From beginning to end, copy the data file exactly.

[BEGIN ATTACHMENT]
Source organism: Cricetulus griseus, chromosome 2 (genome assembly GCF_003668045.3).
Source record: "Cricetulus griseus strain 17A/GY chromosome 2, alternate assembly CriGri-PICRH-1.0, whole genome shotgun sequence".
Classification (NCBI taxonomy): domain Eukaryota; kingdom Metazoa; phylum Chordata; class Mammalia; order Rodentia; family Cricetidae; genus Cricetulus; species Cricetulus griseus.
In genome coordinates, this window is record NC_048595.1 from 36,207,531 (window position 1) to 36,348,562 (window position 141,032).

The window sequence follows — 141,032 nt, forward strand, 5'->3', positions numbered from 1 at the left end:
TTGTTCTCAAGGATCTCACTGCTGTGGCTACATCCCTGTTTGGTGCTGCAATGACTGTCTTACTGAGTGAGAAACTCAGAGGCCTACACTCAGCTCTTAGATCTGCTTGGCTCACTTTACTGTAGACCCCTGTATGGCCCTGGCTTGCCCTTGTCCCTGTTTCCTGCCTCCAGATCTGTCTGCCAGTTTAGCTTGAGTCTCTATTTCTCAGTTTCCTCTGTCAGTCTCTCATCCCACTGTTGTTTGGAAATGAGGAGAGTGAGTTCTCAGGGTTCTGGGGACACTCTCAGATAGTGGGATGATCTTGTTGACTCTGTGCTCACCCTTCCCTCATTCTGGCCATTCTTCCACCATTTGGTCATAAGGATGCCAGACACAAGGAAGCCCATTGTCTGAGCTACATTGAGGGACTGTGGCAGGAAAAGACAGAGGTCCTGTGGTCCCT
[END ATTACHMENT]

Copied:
Source organism: Cricetulus griseus, chromosome 2 (genome assembly GCF_003668045.3).
Source record: "Cricetulus griseus strain 17A/GY chromosome 2, alternate assembly CriGri-PICRH-1.0, whole genome shotgun sequence".
Classification (NCBI taxonomy): domain Eukaryota; kingdom Metazoa; phylum Chordata; class Mammalia; order Rodentia; family Cricetidae; genus Cricetulus; species Cricetulus griseus.
In genome coordinates, this window is record NC_048595.1 from 36,207,531 (window position 1) to 36,348,562 (window position 141,032).

The window sequence follows — 141,032 nt, forward strand, 5'->3', positions numbered from 1 at the left end:
TTGTTCTCAAGGATCTCACTGCTGTGGCTACATCCCTGTTTGGTGCTGCAATGACTGTCTTACTGAGTGAGAAACTCAGAGGCCTACACTCAGCTCTTAGATCTGCTTGGCTCACTTTACTGTAGACCCCTGTATGGCCCTGGCTTGCCCTTGTCCCTGTTTCCTGCCTCCAGATCTGTCTGCCAGTTTAGCTTGAGTCTCTATTTCTCAGTTTCCTCTGTCAGTCTCTCATCCCACTGTTGTTTGGAAATGAGGAGAGTGAGTTCTCAGGGTTCTGGGGACACTCTCAGATAGTGGGATGATCTTGTTGACTCTGTGCTCACCCTTCCCTCATTCTGGCCATTCTTCCACCATTTGGTCATAAGGATGCCAGACACAAGGAAGCCCATTGTCTGAGCTACATTGAGGGACTGTGGCAGGAAAAGACAGAGGTCCTGTGGTCCCT